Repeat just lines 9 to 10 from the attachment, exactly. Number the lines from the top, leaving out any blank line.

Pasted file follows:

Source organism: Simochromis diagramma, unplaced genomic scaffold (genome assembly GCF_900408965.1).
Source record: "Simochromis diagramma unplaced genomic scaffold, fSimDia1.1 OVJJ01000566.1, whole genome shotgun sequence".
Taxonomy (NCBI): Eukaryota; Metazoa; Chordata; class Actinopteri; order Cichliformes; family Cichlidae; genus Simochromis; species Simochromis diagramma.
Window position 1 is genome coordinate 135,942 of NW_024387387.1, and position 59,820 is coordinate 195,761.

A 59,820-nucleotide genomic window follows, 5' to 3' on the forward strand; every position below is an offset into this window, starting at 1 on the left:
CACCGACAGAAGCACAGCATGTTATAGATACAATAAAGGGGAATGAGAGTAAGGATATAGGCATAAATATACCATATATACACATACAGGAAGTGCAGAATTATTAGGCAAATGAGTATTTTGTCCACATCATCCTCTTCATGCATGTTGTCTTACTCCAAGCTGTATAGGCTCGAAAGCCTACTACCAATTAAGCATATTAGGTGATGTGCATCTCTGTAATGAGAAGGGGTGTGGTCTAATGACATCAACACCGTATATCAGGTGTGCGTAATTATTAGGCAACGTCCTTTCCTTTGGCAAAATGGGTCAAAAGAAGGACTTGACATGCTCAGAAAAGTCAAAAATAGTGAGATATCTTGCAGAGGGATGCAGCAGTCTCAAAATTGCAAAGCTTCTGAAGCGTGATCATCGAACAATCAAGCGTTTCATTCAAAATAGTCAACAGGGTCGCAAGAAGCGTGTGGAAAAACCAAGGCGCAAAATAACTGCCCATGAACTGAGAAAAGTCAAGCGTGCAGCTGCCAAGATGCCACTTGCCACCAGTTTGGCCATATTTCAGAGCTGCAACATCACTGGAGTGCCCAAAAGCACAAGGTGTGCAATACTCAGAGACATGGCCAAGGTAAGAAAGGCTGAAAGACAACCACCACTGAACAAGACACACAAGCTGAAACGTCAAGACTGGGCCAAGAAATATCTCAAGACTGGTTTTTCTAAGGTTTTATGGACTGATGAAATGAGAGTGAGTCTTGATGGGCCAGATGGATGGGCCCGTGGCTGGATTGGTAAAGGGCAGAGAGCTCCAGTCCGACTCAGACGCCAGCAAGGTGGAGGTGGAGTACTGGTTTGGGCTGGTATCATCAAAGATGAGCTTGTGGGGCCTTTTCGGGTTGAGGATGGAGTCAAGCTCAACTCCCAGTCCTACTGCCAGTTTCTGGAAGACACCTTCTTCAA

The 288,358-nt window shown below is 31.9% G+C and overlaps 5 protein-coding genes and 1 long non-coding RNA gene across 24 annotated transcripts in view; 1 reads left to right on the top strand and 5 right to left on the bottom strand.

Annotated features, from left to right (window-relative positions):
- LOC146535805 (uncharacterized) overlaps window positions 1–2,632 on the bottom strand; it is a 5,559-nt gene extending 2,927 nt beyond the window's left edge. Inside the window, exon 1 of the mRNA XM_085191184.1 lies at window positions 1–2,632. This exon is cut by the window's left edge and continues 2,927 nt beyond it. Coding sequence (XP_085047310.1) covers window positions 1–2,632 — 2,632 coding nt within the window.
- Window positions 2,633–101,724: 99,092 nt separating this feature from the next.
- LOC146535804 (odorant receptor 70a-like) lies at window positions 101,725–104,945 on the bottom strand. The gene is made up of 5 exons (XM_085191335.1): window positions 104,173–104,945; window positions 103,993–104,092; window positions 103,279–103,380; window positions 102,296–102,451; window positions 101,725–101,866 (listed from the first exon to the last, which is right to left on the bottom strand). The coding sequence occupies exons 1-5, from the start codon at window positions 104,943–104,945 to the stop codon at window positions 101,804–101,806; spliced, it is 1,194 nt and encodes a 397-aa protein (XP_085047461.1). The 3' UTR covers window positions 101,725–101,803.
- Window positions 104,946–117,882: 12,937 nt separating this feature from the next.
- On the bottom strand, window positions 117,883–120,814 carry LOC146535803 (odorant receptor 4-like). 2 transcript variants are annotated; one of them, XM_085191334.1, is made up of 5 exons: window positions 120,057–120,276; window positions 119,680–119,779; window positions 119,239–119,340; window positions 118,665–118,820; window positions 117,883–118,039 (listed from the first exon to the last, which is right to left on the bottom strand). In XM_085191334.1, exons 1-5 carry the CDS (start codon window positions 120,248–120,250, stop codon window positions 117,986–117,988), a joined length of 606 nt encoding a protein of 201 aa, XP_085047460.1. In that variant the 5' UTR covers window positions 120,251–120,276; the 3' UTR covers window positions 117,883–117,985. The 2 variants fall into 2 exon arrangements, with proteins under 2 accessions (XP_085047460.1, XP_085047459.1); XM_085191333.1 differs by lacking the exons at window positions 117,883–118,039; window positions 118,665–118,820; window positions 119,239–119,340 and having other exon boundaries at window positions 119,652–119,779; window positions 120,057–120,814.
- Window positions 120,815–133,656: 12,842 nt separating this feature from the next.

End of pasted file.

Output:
- LOC146535805 (uncharacterized) overlaps window positions 1–2,632 on the bottom strand; it is a 5,559-nt gene extending 2,927 nt beyond the window's left edge. Inside the window, exon 1 of the mRNA XM_085191184.1 lies at window positions 1–2,632. This exon is cut by the window's left edge and continues 2,927 nt beyond it. Coding sequence (XP_085047310.1) covers window positions 1–2,632 — 2,632 coding nt within the window.
- Window positions 2,633–101,724: 99,092 nt separating this feature from the next.